This means, if the precentage is greater than or equal to 5%, then show 1, if not, show -1.

The 1 and -1 will be replaced next with custom formatting.

Press Enter.

Drag cell M23 down to M34.

While highlighted, press Ctrl-1 to access custom formatting.

``[color10]“▲”;[red]“▼”``

Press OK.

Now we have the positive numbers below 5% showing with the red down arrow.

Custom formatting is a really powerful tool, and once you get the hang of it, you can get really fast. It does take some practice though.

Note: VBA code from Excel MVP Charles Williams to time your formulas is included here.

Excel Custom Formatting with Thresholds & Icons: Quick & Easy

‘Can you use cell reference instead of using [>0.005] OR [<0.005]?’

-a question from Michelle on YouTube

Connecting threshold values to cells in custom formatting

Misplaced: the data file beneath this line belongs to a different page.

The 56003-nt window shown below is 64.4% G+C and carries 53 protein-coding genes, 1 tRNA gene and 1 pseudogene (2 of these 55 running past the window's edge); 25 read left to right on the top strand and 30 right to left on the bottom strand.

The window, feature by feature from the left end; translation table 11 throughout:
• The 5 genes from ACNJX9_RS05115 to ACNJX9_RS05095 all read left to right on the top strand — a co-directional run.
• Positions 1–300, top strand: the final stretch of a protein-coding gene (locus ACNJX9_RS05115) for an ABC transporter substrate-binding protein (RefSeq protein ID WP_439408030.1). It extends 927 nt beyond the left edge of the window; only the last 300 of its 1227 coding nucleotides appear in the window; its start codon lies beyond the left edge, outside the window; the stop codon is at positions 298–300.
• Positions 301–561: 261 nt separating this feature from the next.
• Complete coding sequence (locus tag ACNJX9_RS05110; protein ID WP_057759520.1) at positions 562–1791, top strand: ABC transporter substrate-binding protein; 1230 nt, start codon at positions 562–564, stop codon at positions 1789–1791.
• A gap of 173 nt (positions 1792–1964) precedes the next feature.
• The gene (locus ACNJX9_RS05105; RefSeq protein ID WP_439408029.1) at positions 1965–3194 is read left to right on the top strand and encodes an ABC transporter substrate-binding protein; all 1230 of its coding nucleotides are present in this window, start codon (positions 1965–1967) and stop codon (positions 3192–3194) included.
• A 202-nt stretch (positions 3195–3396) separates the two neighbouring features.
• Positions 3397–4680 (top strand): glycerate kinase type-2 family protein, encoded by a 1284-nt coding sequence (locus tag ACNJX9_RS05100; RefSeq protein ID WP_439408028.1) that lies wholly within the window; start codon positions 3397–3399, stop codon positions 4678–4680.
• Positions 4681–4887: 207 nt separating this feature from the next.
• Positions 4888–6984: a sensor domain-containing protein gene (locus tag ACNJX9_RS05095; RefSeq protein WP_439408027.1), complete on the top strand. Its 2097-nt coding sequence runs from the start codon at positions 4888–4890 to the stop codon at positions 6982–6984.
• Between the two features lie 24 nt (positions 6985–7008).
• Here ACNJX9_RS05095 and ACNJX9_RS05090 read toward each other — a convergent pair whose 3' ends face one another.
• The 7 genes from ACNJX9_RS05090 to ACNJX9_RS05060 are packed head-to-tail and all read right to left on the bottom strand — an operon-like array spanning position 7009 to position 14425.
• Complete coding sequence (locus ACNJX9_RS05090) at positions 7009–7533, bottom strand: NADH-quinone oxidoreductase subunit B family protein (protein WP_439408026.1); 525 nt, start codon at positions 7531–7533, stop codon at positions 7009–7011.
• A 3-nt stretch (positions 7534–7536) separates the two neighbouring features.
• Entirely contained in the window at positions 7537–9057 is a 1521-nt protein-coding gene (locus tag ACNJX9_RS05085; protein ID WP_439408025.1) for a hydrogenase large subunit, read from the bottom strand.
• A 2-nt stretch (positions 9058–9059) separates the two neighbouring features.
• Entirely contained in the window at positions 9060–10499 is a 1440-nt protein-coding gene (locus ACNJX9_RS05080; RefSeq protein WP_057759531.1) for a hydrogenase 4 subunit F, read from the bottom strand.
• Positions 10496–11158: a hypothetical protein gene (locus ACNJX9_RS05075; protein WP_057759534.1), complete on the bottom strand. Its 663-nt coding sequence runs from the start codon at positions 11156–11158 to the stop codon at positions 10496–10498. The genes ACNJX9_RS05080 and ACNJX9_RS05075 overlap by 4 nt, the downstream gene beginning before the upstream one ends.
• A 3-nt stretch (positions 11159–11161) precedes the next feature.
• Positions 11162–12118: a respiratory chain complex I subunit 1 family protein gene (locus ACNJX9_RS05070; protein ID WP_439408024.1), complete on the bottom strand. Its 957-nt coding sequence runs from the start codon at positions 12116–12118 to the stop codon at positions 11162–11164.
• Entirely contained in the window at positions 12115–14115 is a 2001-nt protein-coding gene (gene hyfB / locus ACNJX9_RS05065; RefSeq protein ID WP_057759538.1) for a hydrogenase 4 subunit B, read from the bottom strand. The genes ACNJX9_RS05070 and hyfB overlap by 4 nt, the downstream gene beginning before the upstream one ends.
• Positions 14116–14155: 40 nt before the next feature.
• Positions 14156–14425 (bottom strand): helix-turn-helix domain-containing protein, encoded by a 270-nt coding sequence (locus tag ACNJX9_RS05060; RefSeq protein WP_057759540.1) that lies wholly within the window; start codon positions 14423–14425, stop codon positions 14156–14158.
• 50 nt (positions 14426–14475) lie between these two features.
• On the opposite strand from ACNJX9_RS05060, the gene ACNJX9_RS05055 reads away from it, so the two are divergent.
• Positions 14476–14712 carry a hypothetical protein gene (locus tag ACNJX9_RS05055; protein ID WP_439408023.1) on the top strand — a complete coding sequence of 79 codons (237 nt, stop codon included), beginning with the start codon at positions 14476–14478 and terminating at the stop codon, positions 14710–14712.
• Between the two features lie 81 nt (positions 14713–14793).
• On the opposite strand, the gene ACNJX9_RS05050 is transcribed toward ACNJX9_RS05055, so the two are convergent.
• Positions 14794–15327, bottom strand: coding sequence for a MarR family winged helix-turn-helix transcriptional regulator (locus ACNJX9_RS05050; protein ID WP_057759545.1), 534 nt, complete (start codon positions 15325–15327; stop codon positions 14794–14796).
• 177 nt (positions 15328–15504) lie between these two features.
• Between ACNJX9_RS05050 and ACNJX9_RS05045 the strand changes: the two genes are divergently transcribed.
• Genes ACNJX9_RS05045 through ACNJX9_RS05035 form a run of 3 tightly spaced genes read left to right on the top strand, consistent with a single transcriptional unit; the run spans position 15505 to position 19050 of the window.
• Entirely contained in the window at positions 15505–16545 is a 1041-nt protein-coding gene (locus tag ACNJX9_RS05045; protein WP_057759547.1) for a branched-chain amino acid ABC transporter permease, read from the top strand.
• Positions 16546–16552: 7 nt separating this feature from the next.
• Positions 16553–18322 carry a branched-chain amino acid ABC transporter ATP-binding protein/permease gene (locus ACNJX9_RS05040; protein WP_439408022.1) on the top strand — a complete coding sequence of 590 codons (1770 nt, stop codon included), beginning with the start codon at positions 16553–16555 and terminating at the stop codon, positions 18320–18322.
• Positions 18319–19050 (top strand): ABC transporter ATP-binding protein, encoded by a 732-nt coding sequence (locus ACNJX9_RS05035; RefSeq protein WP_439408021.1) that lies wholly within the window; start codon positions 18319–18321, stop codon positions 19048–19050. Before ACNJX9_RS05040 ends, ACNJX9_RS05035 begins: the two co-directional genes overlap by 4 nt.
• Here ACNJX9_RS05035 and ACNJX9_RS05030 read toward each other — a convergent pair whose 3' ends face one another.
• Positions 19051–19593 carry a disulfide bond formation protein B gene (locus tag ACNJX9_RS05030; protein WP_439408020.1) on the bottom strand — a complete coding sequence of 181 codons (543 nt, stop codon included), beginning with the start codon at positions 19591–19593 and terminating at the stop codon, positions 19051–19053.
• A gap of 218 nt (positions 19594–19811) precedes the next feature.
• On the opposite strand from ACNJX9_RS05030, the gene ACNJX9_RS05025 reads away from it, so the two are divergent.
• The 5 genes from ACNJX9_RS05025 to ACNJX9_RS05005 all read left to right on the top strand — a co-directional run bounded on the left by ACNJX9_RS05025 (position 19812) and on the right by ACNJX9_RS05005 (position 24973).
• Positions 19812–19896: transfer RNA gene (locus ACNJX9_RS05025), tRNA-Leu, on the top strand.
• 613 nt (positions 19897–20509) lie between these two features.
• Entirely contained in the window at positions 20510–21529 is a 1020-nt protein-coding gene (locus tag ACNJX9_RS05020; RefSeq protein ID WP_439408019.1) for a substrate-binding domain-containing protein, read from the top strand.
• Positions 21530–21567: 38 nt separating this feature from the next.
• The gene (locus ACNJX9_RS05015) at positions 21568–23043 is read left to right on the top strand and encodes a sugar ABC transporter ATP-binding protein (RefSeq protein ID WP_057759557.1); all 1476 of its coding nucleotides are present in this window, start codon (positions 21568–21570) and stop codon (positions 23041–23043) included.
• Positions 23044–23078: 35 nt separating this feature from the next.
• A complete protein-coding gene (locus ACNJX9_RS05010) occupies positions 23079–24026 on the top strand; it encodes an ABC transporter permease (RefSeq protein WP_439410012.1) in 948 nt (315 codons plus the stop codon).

Taking an example of a data set below, indicate the thresholds to be used.

For now, place the 5% on cell E5.

In an empty cell, bring in the symbols to be used from Insert > Symbol.

Custom formatting is a way to disguise values in a cell to return a symbol.

To do so, determine the value equivalents or conditions of each symbol.

In this case:

• ▲= above the positive threshold (5%)
• ▼= less than the negative threshold (e.g. -5%)
• No symbol = anything in between

Determine the threshold and place it in a cell.

For this example, the threshold of 5% is placed as a header in the last column.

Conditional formatting allows you to define 4 types of values.

In this case, the types that will be used are:

• Positive number
• Negative number
• Zero

Fill in the last column with values to indicate if the entry is above, below, or at the threshold value.

Then replace these values with symbols.

To do this, use the IF() function on cell E6:

IF(logical_text, [value_if_true], [value_if_false])

• logical_text = D6>\$E\$5
• If the value is above 5%
• [value_if_true] = D6
• If the value is above 5%, display the actual value
• [value_if_false] = if(D6<-\$E\$5, D6, 0)
• If the value is below -5%, display the actual value